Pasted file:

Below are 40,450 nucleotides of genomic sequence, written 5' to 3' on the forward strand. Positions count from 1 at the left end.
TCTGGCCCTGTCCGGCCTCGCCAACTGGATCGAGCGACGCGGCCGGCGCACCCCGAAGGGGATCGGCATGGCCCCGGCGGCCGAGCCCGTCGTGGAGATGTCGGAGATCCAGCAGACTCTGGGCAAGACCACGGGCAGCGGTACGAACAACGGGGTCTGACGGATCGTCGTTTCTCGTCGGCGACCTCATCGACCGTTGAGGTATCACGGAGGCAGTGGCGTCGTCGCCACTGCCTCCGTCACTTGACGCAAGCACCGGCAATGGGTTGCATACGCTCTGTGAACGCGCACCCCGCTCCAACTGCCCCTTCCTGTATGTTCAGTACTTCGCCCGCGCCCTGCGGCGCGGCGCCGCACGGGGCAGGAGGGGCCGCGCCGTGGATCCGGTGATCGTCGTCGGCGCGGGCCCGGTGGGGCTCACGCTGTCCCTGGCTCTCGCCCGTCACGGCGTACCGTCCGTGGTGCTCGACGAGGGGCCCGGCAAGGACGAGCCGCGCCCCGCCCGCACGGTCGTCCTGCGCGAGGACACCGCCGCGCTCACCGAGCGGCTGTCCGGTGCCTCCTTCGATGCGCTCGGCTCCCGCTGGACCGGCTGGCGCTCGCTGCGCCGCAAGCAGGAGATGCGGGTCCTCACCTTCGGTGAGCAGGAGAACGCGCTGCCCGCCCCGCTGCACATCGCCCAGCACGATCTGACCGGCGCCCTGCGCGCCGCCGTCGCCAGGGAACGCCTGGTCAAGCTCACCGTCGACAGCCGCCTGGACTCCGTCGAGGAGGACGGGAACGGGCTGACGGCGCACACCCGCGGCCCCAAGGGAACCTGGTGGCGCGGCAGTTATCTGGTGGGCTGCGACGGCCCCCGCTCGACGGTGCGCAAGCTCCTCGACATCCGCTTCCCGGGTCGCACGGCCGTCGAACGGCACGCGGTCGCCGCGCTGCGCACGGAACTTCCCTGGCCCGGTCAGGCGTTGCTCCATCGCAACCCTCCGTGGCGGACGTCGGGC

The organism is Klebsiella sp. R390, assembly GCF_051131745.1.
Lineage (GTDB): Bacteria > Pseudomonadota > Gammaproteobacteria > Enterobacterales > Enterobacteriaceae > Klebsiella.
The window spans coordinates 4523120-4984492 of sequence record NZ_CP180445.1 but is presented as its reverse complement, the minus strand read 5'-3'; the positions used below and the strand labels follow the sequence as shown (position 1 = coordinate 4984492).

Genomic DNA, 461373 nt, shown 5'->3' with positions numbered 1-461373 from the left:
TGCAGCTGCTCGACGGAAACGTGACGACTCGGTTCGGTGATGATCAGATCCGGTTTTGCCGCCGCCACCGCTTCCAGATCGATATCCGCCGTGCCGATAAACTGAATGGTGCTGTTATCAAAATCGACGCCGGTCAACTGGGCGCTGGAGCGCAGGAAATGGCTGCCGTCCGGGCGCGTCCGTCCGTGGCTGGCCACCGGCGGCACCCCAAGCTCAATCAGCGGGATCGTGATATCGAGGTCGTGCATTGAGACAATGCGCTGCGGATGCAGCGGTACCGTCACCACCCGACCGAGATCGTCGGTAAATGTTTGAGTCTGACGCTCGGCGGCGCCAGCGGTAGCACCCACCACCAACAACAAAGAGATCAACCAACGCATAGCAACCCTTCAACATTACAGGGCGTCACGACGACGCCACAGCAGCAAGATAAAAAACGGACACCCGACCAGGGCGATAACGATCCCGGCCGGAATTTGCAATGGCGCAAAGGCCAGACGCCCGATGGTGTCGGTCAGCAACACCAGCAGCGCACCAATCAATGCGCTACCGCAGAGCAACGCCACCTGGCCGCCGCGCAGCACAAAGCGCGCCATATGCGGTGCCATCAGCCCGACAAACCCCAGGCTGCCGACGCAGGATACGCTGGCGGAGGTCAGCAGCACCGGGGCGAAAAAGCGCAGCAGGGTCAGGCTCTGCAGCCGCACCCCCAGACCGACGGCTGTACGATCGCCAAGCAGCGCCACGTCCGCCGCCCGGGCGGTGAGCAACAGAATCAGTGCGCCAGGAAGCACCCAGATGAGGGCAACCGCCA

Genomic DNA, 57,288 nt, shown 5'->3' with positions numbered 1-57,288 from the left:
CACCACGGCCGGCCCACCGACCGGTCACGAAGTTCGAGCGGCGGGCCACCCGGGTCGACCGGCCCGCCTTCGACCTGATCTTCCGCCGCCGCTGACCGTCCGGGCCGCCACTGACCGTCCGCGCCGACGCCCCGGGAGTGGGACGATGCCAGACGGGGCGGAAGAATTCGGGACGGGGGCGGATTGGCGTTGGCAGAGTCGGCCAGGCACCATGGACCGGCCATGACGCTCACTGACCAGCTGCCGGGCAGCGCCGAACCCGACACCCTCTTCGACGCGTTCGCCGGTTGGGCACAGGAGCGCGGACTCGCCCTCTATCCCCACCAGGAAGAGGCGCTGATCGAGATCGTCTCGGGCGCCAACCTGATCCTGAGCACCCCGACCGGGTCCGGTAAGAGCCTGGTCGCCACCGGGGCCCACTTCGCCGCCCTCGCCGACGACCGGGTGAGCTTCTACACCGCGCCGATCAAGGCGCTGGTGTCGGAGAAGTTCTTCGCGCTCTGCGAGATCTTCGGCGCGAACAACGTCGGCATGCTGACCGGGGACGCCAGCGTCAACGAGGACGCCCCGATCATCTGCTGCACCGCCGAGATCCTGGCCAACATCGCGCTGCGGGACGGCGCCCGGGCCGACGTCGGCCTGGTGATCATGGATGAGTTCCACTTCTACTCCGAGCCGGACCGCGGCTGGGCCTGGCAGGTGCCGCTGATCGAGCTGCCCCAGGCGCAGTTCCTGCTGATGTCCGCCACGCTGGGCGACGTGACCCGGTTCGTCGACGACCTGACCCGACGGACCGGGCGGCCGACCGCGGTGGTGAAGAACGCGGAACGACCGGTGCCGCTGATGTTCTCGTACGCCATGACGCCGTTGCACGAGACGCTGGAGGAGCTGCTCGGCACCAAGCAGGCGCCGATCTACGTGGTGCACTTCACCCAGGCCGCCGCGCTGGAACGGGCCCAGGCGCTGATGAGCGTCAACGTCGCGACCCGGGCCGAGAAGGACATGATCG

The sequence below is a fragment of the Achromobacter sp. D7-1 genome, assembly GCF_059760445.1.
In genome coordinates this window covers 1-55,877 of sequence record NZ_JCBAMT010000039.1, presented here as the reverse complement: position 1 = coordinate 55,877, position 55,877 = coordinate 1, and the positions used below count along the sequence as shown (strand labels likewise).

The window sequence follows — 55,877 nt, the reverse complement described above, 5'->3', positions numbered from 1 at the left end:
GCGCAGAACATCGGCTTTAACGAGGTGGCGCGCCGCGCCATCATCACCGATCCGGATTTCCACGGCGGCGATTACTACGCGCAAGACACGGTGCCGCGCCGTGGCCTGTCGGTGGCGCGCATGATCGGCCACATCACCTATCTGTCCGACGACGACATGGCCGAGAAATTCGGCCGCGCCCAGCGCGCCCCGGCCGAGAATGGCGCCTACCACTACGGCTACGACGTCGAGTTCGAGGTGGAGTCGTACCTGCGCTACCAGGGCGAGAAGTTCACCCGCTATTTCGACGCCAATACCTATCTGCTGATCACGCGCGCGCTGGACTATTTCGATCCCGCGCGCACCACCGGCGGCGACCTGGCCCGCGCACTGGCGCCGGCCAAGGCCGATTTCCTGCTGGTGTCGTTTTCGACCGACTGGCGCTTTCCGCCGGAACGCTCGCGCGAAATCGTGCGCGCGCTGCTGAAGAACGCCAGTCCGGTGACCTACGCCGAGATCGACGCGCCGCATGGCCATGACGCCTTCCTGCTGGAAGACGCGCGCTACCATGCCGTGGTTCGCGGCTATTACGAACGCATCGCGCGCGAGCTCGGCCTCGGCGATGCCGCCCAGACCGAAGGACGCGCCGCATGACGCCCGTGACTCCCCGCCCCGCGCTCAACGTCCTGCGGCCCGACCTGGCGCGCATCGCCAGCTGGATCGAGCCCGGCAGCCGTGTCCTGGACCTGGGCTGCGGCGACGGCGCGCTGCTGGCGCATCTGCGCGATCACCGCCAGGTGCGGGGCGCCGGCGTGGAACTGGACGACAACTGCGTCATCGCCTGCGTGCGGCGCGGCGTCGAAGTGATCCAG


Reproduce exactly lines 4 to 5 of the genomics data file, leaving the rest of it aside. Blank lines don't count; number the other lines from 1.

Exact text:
Lineage (GTDB): Bacteria > Pseudomonadota > Gammaproteobacteria > Enterobacterales > Enterobacteriaceae > Klebsiella.
The window spans coordinates 4523120-4984492 of sequence record NZ_CP180445.1 but is presented as its reverse complement, the minus strand read 5'-3'; the positions used below and the strand labels follow the sequence as shown (position 1 = coordinate 4984492).